The above is very good ground and have on them the following Improvements; Vizt., on Lott No 38 part of an outhouse [unspecified heated building, not a privy] that is 22 ft long and 18 ft wide with a brick Chimney and 300 ft of very old rough pailing [picture a picket fence]--on Lott No 45 the remaining part of the above Out house, also one dwelling house 30 ft long and 28 ft wide with 2 brick chimneys, 4 rooms and a passage below (no Inside work done above stairs), two sash windows, a shed along one end of said house 14 ft wide with a small brick chimney the whole much out of repair; Kitchen 28 ft long and 16 ft wide with a brick Chimney and 2 12 ft square meat houses.

The description indicates an unfinished, but deteriorating dwelling with a heated outbuilding, kitchen building, and other outbuildings. The dwelling appears to have been a 1-1/2 Georgian style house with a central door and passage and symmetrically paired rooms on each side of that passage. The "Outhouse" straddled the lot line indicating that lots 38 and 45 had been paired for some years. We haven't yet integrated this new information into our graphical model of the town, although Carol certainly has been working on it.

Archaeologists often undertake sophisticated analyses to determine the functions of the buildings that they find. If a document like Patent Certificate 508 can be accurately placed on the ground, we should be able to determine with greater confidence the functions and dates of the buildings we find.


Wednesday, September 2, 2009

What's it?

I think it was Kelley who brought this to me the other day while cataloging Port Tobacco material with Anne. She asked me what it was. I had an immediate and authoritative answer: I do not know.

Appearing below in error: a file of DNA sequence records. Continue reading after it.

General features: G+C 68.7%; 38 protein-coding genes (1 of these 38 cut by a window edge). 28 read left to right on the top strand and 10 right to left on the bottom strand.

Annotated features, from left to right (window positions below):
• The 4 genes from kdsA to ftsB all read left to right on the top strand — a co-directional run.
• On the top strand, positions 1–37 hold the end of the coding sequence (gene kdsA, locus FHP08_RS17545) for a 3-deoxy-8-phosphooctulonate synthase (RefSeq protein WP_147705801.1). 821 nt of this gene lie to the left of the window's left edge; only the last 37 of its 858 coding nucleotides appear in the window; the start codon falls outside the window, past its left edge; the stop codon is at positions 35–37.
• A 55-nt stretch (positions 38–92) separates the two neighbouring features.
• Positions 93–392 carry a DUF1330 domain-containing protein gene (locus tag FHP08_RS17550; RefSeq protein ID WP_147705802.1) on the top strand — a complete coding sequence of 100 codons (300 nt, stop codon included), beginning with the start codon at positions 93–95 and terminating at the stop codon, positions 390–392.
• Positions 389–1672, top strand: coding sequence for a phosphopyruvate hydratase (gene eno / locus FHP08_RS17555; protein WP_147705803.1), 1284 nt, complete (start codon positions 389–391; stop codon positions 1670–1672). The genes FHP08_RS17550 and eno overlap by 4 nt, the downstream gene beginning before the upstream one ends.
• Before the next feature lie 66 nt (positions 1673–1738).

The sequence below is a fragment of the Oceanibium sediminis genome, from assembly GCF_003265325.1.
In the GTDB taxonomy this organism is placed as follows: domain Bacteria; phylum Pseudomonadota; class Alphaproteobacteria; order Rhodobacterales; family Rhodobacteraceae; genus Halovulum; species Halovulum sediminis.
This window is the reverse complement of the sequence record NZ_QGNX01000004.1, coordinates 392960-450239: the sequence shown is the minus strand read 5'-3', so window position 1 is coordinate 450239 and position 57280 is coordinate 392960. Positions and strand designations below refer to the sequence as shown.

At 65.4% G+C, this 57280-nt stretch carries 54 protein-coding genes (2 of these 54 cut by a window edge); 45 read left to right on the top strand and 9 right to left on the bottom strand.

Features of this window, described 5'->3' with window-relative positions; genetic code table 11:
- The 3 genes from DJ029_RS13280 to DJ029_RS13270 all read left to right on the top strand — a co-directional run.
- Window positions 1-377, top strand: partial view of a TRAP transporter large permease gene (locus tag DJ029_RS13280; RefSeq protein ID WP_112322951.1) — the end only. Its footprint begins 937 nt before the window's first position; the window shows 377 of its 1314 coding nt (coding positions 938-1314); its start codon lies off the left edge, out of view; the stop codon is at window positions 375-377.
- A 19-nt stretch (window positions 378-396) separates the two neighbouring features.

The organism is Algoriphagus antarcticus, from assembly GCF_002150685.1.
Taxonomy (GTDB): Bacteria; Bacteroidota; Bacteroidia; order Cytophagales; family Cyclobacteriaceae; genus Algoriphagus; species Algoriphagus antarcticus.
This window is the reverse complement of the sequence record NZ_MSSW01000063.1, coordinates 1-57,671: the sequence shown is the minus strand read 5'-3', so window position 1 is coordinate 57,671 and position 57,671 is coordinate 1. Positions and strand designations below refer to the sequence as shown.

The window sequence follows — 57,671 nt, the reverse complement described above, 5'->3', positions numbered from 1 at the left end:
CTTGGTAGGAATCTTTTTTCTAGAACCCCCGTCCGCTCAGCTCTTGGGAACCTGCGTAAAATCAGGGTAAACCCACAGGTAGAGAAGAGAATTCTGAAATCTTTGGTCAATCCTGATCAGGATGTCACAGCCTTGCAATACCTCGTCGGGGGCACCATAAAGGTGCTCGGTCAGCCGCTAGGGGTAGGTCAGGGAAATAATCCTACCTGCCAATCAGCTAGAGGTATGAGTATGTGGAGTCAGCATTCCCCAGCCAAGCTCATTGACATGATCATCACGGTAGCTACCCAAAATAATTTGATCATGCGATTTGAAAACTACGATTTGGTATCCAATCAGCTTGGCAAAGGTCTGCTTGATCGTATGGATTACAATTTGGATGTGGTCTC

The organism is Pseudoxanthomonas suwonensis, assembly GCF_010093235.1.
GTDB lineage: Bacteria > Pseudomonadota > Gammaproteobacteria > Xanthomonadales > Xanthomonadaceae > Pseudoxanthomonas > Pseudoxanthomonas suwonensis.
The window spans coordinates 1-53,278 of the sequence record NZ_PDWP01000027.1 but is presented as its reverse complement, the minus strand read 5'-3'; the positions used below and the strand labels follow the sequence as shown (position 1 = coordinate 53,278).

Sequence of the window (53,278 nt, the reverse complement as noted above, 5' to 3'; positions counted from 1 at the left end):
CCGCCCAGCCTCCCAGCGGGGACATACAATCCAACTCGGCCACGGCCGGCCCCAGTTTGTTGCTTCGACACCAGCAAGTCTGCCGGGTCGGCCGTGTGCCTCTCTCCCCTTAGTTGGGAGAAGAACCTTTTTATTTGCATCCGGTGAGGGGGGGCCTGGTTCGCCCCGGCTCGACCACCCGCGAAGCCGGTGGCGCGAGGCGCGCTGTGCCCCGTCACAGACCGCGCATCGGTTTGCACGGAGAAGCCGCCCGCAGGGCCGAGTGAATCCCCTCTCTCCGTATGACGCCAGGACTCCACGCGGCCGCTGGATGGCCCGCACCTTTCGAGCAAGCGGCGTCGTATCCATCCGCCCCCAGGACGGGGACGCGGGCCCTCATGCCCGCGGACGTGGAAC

About an inch and a half long and stamped out of a copper alloy, this piece appears to be some sort of clasp or brooch. Figured on the obverse side (left in the image) is a woman's head in profile view. The style is unmistakeably Classical Revival.

There have been several revivals of classical motifs in Western history...the mid- to late 18th century, 1820s through 1850s, and early 20th dating this piece on strictly stylistic grounds would be dodgy. The stamping technology, however, suggests a mid-19th-century vintage or later. Any comments or insights would be appreciated. We are unlikely to conduct our own detailed research into it for some time...we need to finish cataloging the remainder of the collection first.


Monday, August 31, 2009

Rifle Musket in Civil War Combat

Archaeologists need to know a great deal about a wide array of often unrelated topics. There are four ways to keep up: attend conferences, read, read, and read. From time to time team members will write about what they have been reading. I have been catching up on a long-neglected part of my education: the American Civil War, particularly tactics and artifacts.

I've just completed The Rifle Musket in Civil War Combat by Earl J. Hess (University Press of Kansas, 2008). Hess examined the oft-claimed assertion that the newly created rifle musket was at the core of the high casualty rates and often indecisive battles that prolonged the war. Rifling, or scoring of the interior, of the muzzle-loaded, single shot musket increased accuracy and distance over the unrifled weapons that characterized earlier military arsenals.